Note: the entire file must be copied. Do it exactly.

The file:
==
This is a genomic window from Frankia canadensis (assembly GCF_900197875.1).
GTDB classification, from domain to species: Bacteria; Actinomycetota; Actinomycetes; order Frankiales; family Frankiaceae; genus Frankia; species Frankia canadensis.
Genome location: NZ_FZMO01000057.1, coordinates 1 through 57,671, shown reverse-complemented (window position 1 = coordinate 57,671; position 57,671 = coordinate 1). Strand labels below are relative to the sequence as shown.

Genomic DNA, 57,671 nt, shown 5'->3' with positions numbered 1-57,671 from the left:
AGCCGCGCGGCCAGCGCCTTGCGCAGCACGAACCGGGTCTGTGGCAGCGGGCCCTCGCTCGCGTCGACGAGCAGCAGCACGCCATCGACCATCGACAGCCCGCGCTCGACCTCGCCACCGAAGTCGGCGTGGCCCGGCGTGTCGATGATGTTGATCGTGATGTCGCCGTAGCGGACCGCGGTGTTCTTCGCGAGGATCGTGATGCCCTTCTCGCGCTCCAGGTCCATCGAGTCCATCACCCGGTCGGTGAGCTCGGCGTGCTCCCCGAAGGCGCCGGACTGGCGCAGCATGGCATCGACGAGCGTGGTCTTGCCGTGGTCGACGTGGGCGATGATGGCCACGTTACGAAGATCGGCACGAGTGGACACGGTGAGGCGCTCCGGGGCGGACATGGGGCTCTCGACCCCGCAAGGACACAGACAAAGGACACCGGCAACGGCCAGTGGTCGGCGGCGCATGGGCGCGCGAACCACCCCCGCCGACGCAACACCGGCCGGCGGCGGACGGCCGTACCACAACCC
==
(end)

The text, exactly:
This is a genomic window from Frankia canadensis (assembly GCF_900197875.1).
GTDB classification, from domain to species: Bacteria; Actinomycetota; Actinomycetes; order Frankiales; family Frankiaceae; genus Frankia; species Frankia canadensis.
Genome location: NZ_FZMO01000057.1, coordinates 1 through 57,671, shown reverse-complemented (window position 1 = coordinate 57,671; position 57,671 = coordinate 1). Strand labels below are relative to the sequence as shown.

Genomic DNA, 57,671 nt, shown 5'->3' with positions numbered 1-57,671 from the left:
AGCCGCGCGGCCAGCGCCTTGCGCAGCACGAACCGGGTCTGTGGCAGCGGGCCCTCGCTCGCGTCGACGAGCAGCAGCACGCCATCGACCATCGACAGCCCGCGCTCGACCTCGCCACCGAAGTCGGCGTGGCCCGGCGTGTCGATGATGTTGATCGTGATGTCGCCGTAGCGGACCGCGGTGTTCTTCGCGAGGATCGTGATGCCCTTCTCGCGCTCCAGGTCCATCGAGTCCATCACCCGGTCGGTGAGCTCGGCGTGCTCCCCGAAGGCGCCGGACTGGCGCAGCATGGCATCGACGAGCGTGGTCTTGCCGTGGTCGACGTGGGCGATGATGGCCACGTTACGAAGATCGGCACGAGTGGACACGGTGAGGCGCTCCGGGGCGGACATGGGGCTCTCGACCCCGCAAGGACACAGACAAAGGACACCGGCAACGGCCAGTGGTCGGCGGCGCATGGGCGCGCGAACCACCCCCGCCGACGCAACACCGGCCGGCGGCGGACGGCCGTACCACAACCC